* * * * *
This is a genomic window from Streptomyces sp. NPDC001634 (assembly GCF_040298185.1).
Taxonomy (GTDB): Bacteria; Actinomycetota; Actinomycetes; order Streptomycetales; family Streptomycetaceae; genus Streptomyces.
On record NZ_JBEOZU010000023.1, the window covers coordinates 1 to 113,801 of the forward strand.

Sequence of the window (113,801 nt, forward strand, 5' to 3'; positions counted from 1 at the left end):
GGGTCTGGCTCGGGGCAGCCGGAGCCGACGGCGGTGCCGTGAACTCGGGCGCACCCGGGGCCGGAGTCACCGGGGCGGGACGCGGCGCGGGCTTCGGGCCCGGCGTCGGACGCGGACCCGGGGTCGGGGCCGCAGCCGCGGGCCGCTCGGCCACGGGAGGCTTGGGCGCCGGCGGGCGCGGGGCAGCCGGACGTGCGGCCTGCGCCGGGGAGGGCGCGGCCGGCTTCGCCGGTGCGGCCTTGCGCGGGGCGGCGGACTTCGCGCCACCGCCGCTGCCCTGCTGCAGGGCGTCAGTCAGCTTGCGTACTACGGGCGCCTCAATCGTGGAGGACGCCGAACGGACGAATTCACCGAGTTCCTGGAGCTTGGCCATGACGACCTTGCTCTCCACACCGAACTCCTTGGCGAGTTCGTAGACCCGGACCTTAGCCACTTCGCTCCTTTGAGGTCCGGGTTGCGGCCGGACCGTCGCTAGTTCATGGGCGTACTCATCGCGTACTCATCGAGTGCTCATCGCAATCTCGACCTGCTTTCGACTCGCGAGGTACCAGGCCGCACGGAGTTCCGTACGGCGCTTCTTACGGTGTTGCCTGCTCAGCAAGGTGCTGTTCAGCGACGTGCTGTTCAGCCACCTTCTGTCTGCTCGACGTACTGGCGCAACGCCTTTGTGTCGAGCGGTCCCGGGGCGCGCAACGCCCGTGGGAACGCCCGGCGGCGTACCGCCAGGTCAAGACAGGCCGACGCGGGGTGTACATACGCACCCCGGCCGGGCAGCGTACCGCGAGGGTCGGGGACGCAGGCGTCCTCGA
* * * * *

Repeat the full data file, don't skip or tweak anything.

This is a genomic window from Streptomyces sp. NPDC001634 (assembly GCF_040298185.1).
Taxonomy (GTDB): Bacteria; Actinomycetota; Actinomycetes; order Streptomycetales; family Streptomycetaceae; genus Streptomyces.
On record NZ_JBEOZU010000023.1, the window covers coordinates 1 to 113,801 of the forward strand.

Sequence of the window (113,801 nt, forward strand, 5' to 3'; positions counted from 1 at the left end):
GGGTCTGGCTCGGGGCAGCCGGAGCCGACGGCGGTGCCGTGAACTCGGGCGCACCCGGGGCCGGAGTCACCGGGGCGGGACGCGGCGCGGGCTTCGGGCCCGGCGTCGGACGCGGACCCGGGGTCGGGGCCGCAGCCGCGGGCCGCTCGGCCACGGGAGGCTTGGGCGCCGGCGGGCGCGGGGCAGCCGGACGTGCGGCCTGCGCCGGGGAGGGCGCGGCCGGCTTCGCCGGTGCGGCCTTGCGCGGGGCGGCGGACTTCGCGCCACCGCCGCTGCCCTGCTGCAGGGCGTCAGTCAGCTTGCGTACTACGGGCGCCTCAATCGTGGAGGACGCCGAACGGACGAATTCACCGAGTTCCTGGAGCTTGGCCATGACGACCTTGCTCTCCACACCGAACTCCTTGGCGAGTTCGTAGACCCGGACCTTAGCCACTTCGCTCCTTTGAGGTCCGGGTTGCGGCCGGACCGTCGCTAGTTCATGGGCGTACTCATCGCGTACTCATCGAGTGCTCATCGCAATCTCGACCTGCTTTCGACTCGCGAGGTACCAGGCCGCACGGAGTTCCGTACGGCGCTTCTTACGGTGTTGCCTGCTCAGCAAGGTGCTGTTCAGCGACGTGCTGTTCAGCCACCTTCTGTCTGCTCGACGTACTGGCGCAACGCCTTTGTGTCGAGCGGTCCCGGGGCGCGCAACGCCCGTGGGAACGCCCGGCGGCGTACCGCCAGGTCAAGACAGGCCGACGCGGGGTGTACATACGCACCCCGGCCGGGCAGCGTACCGCGAGGGTCGGGGACGCAGGCGTCCTCGA